Beijing University (above): China's top varsity and its first national university. Established in 1898, it is noted for producing luminaries such as the writer Lu Xun. It was also at the forefront of student movements, such as the May Fourth Movement and the 1989 Tiananmen protests.
Qinghua University: Alma mater of Chinese President Hu Jintao and Vice-President Xi Jinping. The Beijing-based school is known for its business and engineering studies.
Fudan University: Widely viewed as China's top southern university, the Shanghai-based institution is highly regarded for physical sciences, social sciences and medicine.
Zhejiang University: Seen by Chinese students as the country's No. 4 university, after Beijing, Qinghua and Fudan. The Hangzhou-based college is rated highly in natural sciences and engineering.
Nanjing University: Established in AD258 under the Kingdom of Wu, it is one of the oldest universities in China. It is regarded as a pioneer in many fields, including literature, philosophy and history.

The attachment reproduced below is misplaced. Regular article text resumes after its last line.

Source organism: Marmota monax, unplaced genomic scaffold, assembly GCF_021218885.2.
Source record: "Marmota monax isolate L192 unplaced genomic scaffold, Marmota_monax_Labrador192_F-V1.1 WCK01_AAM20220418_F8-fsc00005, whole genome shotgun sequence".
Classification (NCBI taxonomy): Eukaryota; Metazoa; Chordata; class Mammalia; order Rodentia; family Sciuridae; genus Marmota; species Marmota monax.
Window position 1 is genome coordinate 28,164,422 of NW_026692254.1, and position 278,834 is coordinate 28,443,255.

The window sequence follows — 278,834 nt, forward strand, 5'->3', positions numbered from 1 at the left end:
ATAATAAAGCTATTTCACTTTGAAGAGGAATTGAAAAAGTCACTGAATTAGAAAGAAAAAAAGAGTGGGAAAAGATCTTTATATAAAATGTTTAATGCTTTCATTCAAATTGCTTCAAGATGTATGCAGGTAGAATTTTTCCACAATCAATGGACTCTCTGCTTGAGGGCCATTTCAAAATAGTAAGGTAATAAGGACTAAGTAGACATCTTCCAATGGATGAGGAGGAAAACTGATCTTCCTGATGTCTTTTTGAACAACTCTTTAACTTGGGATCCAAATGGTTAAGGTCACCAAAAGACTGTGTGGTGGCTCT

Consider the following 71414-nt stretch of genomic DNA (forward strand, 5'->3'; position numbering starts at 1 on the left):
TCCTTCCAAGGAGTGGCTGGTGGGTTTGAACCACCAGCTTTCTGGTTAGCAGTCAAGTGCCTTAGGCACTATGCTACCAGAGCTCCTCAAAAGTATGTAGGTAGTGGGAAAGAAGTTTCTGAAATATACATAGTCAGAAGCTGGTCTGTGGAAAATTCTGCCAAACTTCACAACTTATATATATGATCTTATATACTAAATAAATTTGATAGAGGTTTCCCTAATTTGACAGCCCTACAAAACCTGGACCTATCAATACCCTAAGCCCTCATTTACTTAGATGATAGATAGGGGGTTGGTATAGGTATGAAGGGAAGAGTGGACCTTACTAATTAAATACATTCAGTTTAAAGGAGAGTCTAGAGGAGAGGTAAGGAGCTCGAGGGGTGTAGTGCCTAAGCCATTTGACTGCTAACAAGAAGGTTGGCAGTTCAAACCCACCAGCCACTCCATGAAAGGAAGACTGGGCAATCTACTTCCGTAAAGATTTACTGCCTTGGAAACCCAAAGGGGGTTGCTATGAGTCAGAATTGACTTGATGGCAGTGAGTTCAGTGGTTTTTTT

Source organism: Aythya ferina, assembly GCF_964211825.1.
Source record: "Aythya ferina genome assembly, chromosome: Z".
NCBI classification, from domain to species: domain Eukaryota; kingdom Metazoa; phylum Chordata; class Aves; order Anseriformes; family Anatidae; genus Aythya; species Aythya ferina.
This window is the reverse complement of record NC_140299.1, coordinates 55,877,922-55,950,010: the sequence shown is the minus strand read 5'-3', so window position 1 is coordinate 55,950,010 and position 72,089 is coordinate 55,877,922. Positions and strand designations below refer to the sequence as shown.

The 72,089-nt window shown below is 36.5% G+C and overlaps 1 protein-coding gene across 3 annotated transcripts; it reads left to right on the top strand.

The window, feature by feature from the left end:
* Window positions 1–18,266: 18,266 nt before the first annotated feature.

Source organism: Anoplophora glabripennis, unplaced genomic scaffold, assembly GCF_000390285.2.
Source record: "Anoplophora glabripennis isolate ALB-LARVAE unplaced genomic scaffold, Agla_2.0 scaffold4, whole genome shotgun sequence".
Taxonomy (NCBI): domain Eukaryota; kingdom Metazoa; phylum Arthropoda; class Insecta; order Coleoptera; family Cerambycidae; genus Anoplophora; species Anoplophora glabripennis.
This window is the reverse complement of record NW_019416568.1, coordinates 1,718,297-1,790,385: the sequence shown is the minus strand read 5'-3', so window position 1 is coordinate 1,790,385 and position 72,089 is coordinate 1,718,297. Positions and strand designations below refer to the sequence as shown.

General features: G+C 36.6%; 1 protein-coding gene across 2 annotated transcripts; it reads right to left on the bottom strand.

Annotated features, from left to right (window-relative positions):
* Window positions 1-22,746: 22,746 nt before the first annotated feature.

Shanghai Jiaotong University: Known for its engineering strength, the university counts former Chinese president Jiang Zemin and computer giant Lenovo founder Liu Chuanzhi among its alumni.
Harbin Institute of Technology: Famous for its military and space-related research. A key player in China's Shenzhou space project.
Xi'an Jiaotong University: The top university in China's western region. It is well regarded for its science and medicine programmes.
University of Science and Technology of China: The college in northern Anhui province is renowned for its science research. It is well-known, too, for its vice-president, physicist Fang Lizhi, whose liberal ideas inspired pro-democracy student protests in 1986 and 1989.